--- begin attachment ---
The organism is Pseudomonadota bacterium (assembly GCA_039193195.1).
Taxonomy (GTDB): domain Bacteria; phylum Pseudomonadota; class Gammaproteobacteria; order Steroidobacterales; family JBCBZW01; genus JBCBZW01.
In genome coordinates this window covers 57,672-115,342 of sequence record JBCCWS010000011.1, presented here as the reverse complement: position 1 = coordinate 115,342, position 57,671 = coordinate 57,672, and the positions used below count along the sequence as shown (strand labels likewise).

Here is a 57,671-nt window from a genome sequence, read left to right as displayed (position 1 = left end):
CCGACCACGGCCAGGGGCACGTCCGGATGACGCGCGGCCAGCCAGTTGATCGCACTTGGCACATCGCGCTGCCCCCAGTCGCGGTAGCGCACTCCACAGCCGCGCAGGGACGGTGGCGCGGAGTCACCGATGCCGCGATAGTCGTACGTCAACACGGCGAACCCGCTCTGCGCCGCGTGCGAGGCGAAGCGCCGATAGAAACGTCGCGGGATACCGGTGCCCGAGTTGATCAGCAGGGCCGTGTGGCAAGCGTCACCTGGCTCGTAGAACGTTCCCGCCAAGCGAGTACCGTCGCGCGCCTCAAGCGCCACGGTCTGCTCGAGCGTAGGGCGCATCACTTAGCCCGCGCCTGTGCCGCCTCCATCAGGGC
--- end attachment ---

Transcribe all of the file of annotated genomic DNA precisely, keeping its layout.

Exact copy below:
The organism is Pseudomonadota bacterium (assembly GCA_039193195.1).
Taxonomy (GTDB): domain Bacteria; phylum Pseudomonadota; class Gammaproteobacteria; order Steroidobacterales; family JBCBZW01; genus JBCBZW01.
In genome coordinates this window covers 57,672-115,342 of sequence record JBCCWS010000011.1, presented here as the reverse complement: position 1 = coordinate 115,342, position 57,671 = coordinate 57,672, and the positions used below count along the sequence as shown (strand labels likewise).

Here is a 57,671-nt window from a genome sequence, read left to right as displayed (position 1 = left end):
CCGACCACGGCCAGGGGCACGTCCGGATGACGCGCGGCCAGCCAGTTGATCGCACTTGGCACATCGCGCTGCCCCCAGTCGCGGTAGCGCACTCCACAGCCGCGCAGGGACGGTGGCGCGGAGTCACCGATGCCGCGATAGTCGTACGTCAACACGGCGAACCCGCTCTGCGCCGCGTGCGAGGCGAAGCGCCGATAGAAACGTCGCGGGATACCGGTGCCCGAGTTGATCAGCAGGGCCGTGTGGCAAGCGTCACCTGGCTCGTAGAACGTTCCCGCCAAGCGAGTACCGTCGCGCGCCTCAAGCGCCACGGTCTGCTCGAGCGTAGGGCGCATCACTTAGCCCGCGCCTGTGCCGCCTCCATCAGGGC